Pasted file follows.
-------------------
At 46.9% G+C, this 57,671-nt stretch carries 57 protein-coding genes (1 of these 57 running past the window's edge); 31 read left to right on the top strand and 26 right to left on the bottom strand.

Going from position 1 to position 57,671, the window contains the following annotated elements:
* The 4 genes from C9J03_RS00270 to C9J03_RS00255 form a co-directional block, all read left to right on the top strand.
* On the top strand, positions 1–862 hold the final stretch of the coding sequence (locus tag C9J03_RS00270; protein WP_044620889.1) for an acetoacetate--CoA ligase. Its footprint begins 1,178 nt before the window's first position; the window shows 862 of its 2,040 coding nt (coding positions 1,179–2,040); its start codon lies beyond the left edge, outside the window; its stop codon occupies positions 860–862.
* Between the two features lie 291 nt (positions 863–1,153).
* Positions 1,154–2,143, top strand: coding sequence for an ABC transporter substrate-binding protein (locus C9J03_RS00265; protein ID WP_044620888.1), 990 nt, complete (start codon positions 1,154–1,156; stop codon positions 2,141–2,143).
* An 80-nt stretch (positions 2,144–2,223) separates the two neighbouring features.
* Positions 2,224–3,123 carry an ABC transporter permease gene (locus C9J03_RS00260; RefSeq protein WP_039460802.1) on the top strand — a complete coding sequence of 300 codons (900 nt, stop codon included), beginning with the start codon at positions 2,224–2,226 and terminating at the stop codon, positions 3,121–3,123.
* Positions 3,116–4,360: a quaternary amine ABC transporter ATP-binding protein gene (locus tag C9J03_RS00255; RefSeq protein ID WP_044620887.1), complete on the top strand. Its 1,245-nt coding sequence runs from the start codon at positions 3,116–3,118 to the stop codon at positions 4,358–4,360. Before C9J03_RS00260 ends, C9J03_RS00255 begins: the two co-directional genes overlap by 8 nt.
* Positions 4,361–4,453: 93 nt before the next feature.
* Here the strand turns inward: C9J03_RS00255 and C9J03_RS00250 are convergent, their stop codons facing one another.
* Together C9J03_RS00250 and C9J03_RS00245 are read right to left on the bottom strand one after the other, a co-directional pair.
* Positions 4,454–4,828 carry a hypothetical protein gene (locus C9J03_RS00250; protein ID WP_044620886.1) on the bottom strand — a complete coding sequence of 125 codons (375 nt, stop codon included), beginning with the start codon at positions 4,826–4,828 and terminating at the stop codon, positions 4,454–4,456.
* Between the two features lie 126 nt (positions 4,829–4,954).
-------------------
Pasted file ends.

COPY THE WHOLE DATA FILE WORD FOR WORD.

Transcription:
At 46.9% G+C, this 57,671-nt stretch carries 57 protein-coding genes (1 of these 57 running past the window's edge); 31 read left to right on the top strand and 26 right to left on the bottom strand.

Going from position 1 to position 57,671, the window contains the following annotated elements:
* The 4 genes from C9J03_RS00270 to C9J03_RS00255 form a co-directional block, all read left to right on the top strand.
* On the top strand, positions 1–862 hold the final stretch of the coding sequence (locus tag C9J03_RS00270; protein WP_044620889.1) for an acetoacetate--CoA ligase. Its footprint begins 1,178 nt before the window's first position; the window shows 862 of its 2,040 coding nt (coding positions 1,179–2,040); its start codon lies beyond the left edge, outside the window; its stop codon occupies positions 860–862.
* Between the two features lie 291 nt (positions 863–1,153).
* Positions 1,154–2,143, top strand: coding sequence for an ABC transporter substrate-binding protein (locus C9J03_RS00265; protein ID WP_044620888.1), 990 nt, complete (start codon positions 1,154–1,156; stop codon positions 2,141–2,143).
* An 80-nt stretch (positions 2,144–2,223) separates the two neighbouring features.
* Positions 2,224–3,123 carry an ABC transporter permease gene (locus C9J03_RS00260; RefSeq protein WP_039460802.1) on the top strand — a complete coding sequence of 300 codons (900 nt, stop codon included), beginning with the start codon at positions 2,224–2,226 and terminating at the stop codon, positions 3,121–3,123.
* Positions 3,116–4,360: a quaternary amine ABC transporter ATP-binding protein gene (locus tag C9J03_RS00255; RefSeq protein ID WP_044620887.1), complete on the top strand. Its 1,245-nt coding sequence runs from the start codon at positions 3,116–3,118 to the stop codon at positions 4,358–4,360. Before C9J03_RS00260 ends, C9J03_RS00255 begins: the two co-directional genes overlap by 8 nt.
* Positions 4,361–4,453: 93 nt before the next feature.
* Here the strand turns inward: C9J03_RS00255 and C9J03_RS00250 are convergent, their stop codons facing one another.
* Together C9J03_RS00250 and C9J03_RS00245 are read right to left on the bottom strand one after the other, a co-directional pair.
* Positions 4,454–4,828 carry a hypothetical protein gene (locus C9J03_RS00250; protein ID WP_044620886.1) on the bottom strand — a complete coding sequence of 125 codons (375 nt, stop codon included), beginning with the start codon at positions 4,826–4,828 and terminating at the stop codon, positions 4,454–4,456.
* Between the two features lie 126 nt (positions 4,829–4,954).